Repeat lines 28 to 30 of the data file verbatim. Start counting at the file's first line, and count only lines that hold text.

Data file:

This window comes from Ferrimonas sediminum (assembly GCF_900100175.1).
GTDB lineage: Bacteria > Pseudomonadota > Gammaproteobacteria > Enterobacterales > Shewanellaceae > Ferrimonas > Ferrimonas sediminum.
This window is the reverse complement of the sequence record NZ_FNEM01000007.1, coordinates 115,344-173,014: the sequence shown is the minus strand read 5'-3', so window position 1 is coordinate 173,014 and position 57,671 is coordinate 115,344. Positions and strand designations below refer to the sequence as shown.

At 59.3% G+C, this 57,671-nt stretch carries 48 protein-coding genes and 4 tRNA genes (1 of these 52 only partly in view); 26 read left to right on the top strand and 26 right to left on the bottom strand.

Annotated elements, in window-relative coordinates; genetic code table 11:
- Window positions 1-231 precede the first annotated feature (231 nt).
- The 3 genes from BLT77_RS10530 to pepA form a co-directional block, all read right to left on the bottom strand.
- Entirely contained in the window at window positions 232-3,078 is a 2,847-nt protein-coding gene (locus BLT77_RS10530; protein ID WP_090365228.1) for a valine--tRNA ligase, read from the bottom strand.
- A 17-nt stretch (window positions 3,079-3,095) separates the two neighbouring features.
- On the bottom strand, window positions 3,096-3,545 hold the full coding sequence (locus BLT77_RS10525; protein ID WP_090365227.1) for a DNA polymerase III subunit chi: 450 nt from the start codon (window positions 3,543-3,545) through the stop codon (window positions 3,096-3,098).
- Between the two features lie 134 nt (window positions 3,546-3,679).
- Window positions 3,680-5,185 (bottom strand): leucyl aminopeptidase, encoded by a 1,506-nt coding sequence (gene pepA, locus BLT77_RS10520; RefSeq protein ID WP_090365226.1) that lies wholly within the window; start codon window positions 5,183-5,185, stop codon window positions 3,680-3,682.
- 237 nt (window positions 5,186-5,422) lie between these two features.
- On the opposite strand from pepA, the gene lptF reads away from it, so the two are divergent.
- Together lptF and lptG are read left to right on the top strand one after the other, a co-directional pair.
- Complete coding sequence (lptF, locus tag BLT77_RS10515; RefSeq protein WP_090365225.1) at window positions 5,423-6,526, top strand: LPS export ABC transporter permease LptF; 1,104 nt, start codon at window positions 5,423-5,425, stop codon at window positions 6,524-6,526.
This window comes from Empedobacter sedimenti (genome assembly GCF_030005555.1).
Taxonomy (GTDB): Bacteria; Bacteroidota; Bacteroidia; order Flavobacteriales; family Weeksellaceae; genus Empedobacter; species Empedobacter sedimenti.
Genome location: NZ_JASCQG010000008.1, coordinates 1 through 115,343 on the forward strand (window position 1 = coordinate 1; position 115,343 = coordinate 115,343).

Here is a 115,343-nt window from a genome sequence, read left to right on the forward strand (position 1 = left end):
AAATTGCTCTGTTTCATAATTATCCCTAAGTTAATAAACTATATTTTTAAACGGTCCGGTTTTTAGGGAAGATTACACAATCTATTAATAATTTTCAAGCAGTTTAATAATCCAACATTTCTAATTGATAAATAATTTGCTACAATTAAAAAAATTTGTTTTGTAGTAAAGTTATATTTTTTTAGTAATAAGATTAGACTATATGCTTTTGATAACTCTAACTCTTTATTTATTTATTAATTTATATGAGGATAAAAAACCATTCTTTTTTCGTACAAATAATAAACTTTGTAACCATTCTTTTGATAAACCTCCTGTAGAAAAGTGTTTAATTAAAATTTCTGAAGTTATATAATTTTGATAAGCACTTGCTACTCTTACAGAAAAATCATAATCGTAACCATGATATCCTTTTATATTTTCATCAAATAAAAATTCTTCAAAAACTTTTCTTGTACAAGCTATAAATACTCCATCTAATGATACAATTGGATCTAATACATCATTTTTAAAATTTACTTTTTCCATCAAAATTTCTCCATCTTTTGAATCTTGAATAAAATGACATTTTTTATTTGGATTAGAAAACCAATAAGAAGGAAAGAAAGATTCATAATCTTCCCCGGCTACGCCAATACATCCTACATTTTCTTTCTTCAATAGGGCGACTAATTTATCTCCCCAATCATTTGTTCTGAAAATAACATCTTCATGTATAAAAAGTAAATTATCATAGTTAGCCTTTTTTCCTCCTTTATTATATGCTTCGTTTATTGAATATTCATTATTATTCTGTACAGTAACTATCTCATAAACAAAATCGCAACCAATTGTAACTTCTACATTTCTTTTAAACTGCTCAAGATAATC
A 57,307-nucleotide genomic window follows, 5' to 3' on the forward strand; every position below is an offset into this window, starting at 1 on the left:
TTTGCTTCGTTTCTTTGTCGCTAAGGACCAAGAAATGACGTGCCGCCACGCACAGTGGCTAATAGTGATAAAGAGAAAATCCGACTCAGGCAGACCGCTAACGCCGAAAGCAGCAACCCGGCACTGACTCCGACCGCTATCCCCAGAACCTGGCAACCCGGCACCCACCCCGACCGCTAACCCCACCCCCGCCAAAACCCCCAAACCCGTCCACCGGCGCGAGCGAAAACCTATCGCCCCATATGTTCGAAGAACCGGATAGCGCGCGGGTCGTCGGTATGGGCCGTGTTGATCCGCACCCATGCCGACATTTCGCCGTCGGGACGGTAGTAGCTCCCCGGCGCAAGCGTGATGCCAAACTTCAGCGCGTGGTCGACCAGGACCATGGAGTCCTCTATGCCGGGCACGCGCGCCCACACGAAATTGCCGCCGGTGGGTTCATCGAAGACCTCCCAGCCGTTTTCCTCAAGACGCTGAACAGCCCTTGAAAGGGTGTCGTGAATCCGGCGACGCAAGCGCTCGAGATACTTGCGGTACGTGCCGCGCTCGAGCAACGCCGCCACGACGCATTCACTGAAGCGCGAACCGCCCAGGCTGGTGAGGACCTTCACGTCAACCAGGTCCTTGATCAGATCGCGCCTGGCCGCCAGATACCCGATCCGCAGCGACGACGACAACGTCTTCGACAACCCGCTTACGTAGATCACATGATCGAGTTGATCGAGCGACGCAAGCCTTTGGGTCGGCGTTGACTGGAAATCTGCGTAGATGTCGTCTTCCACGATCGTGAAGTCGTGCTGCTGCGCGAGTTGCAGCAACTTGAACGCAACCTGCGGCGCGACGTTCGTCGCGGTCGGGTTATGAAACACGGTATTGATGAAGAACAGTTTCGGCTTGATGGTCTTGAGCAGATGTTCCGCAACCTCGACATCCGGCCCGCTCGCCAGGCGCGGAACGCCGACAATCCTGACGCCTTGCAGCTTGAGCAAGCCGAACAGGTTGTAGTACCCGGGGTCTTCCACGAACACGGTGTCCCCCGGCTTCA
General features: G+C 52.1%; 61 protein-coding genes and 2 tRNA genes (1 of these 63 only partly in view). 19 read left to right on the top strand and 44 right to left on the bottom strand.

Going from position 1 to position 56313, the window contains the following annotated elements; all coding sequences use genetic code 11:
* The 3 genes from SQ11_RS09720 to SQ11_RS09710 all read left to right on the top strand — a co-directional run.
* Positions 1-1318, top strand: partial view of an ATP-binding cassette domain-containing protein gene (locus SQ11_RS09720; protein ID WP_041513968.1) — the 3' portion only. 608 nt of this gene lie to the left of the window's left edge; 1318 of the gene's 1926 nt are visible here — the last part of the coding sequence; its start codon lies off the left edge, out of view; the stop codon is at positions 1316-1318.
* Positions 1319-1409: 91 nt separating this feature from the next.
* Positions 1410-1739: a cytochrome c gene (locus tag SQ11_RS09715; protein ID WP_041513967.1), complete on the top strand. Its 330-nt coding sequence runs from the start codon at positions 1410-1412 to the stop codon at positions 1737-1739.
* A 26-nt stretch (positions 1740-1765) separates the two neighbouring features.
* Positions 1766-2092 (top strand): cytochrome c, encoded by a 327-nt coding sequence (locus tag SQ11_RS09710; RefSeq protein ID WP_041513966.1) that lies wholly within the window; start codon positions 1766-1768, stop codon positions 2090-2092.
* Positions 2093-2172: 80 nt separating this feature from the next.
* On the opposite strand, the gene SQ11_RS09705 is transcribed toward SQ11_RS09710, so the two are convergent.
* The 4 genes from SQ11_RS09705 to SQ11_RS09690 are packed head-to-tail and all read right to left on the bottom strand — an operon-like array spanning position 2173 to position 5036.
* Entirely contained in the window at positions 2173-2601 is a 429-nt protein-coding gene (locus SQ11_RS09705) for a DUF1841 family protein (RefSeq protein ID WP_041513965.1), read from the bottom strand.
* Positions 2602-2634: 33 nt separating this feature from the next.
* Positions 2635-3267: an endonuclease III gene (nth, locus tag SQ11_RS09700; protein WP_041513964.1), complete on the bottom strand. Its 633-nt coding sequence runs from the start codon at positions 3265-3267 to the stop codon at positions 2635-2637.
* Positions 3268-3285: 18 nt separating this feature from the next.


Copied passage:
* Positions 1319-1409: 91 nt separating this feature from the next.
* Positions 1410-1739: a cytochrome c gene (locus tag SQ11_RS09715; protein ID WP_041513967.1), complete on the top strand. Its 330-nt coding sequence runs from the start codon at positions 1410-1412 to the stop codon at positions 1737-1739.
* A 26-nt stretch (positions 1740-1765) separates the two neighbouring features.